Some U.S. lawmakers and immigration advocates are expressing outrage at U.S. Immigration and Customs Enforcement’s decision to continue deportations to Haiti in the midst of the accelerating COVID-19 global pandemic, saying the decision “‘presents an unacceptable public health risk to both deportees on board and the citizens of Haiti.”
“This is so wrong,” Rep. Andy Levin, a Michigan Democrat tweeted. He noted that the State Department’s own Level 4 travel warning for Haiti, issued weeks before the global one, warned, “Emergency response, including ambulance service, is limited or non-existent.” If this leads to more cases, #Haiti isn’t prepared to respond & our whole region remains at risk.”
Immigration lawyers and advocates say at least 14 Haitian nationals are scheduled to board a deportation flight from Alexandria, Louisiana, to Port-au-Prince Tuesday. Among the passengers is a detainee who had been exposed to the coronavirus while in immigration lockup at two different facilities.TAKE A BREAK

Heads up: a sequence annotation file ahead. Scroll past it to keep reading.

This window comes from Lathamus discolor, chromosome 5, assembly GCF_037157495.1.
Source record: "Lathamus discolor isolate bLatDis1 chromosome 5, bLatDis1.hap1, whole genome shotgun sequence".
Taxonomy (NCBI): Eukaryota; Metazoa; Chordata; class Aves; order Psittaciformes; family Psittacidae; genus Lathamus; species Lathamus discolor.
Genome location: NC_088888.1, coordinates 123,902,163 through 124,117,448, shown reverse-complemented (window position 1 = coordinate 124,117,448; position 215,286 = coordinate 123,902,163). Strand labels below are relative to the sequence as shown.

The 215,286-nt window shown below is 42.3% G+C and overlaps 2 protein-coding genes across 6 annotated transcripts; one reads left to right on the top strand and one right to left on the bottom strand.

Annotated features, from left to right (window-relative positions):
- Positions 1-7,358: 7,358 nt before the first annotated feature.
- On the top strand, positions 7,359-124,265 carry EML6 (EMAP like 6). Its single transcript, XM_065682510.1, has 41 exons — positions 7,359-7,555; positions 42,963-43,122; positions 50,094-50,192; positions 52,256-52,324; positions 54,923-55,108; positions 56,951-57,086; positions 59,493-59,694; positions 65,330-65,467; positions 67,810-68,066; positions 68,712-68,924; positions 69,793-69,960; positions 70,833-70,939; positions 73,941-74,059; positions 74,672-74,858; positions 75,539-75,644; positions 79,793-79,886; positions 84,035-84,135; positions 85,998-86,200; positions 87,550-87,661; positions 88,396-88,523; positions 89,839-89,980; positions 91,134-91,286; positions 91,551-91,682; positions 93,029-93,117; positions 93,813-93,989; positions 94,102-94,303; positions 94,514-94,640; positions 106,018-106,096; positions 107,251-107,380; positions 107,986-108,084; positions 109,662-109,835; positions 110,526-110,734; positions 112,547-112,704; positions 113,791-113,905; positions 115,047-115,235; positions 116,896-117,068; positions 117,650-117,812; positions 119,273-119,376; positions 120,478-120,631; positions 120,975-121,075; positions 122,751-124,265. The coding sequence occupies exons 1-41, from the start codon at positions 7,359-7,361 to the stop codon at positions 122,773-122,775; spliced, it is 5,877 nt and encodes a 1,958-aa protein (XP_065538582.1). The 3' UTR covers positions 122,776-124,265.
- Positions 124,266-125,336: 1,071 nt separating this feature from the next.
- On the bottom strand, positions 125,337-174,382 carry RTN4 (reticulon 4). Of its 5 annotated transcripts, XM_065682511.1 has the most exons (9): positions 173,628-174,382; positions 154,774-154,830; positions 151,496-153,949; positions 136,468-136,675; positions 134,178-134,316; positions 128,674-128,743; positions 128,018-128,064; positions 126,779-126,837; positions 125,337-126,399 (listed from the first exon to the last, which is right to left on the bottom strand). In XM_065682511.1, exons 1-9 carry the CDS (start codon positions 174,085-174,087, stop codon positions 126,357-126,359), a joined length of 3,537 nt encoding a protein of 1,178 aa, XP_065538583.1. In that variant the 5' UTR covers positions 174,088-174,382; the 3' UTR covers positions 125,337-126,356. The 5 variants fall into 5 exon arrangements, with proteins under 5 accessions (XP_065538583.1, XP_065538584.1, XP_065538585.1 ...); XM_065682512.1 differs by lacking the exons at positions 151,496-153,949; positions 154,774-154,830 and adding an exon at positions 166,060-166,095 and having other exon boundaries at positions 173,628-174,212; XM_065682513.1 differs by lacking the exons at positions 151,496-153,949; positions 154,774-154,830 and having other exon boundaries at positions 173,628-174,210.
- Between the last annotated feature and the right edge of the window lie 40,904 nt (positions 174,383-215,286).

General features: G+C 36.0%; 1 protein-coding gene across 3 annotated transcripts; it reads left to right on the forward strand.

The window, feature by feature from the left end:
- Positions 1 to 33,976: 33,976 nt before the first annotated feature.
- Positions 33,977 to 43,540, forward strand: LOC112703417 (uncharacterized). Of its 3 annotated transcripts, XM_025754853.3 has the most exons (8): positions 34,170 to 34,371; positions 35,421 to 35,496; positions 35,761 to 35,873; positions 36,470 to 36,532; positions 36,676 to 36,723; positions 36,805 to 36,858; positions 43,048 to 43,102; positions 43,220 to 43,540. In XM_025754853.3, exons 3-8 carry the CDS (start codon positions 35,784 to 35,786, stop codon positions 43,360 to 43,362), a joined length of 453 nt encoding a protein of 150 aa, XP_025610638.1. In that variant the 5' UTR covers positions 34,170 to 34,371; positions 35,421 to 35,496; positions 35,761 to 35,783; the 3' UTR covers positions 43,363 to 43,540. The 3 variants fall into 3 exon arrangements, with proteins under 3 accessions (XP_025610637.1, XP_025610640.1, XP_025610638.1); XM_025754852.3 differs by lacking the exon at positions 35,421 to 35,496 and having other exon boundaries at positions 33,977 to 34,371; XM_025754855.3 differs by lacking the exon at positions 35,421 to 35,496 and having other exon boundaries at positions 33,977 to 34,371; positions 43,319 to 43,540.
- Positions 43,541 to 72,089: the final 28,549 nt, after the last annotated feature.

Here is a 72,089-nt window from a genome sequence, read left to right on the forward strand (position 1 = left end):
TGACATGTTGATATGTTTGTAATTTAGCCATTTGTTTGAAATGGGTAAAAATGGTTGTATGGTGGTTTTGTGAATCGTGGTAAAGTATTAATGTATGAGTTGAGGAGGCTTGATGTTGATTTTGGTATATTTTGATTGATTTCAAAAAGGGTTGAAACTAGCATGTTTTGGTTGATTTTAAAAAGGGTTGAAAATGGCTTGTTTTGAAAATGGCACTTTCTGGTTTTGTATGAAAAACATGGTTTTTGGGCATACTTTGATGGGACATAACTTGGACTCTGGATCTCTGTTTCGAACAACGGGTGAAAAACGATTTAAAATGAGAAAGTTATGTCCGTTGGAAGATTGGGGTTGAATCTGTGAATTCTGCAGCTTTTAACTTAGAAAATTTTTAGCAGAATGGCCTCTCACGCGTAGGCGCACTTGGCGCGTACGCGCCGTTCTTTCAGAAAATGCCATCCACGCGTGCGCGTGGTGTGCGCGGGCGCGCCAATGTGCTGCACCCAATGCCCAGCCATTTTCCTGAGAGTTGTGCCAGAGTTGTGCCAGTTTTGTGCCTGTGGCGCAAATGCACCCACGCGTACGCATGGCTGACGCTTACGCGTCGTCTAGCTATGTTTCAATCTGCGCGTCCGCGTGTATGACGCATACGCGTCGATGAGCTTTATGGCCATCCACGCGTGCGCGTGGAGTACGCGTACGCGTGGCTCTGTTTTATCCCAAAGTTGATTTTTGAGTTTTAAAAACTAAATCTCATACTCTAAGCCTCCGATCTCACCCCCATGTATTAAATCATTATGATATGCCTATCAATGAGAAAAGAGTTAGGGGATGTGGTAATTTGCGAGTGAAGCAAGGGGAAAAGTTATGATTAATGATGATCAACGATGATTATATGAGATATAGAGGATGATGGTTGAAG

The time of the flight was unknown, and late Monday members of Congress were mobilizing to try and halt it after being contacted by lawyers and prominent health and human rights groups working in Haiti, including Partners In Health and the Institute for Justice and Democracy in Haiti. Some were making phone calls to immigration officials in the Trump administration, while others were firing off letters to both the Department of Homeland Security and the White House.
Congressional aides told immigration advocates that although Haiti has stopped commercial flights, Tuesday’s flight is a chartered plane using appropriated funds and is therefore still allowed under Haiti’s moratorium on inbound flights. Moreover, it is their understanding that Haitian President Jovenel Moïse authorized the deportation flight.
Attorney Ira Alkalay, who represents the detainee, whom the Miami Herald has agreed not to name, said his client was exposed to COVID-19 while in at least two detention centers — Bristol County Jail in Massachusetts, where a staffer tested positive, and at Strafford County Jail in New Hampshire, where a deputy has tested positive for the virus.
“When my client was brought from Bristol to Strafford, he was brought along with a detainee who was sick and feverish and who ultimately disappeared at some point after being seen by medical staff,” Alkalay said.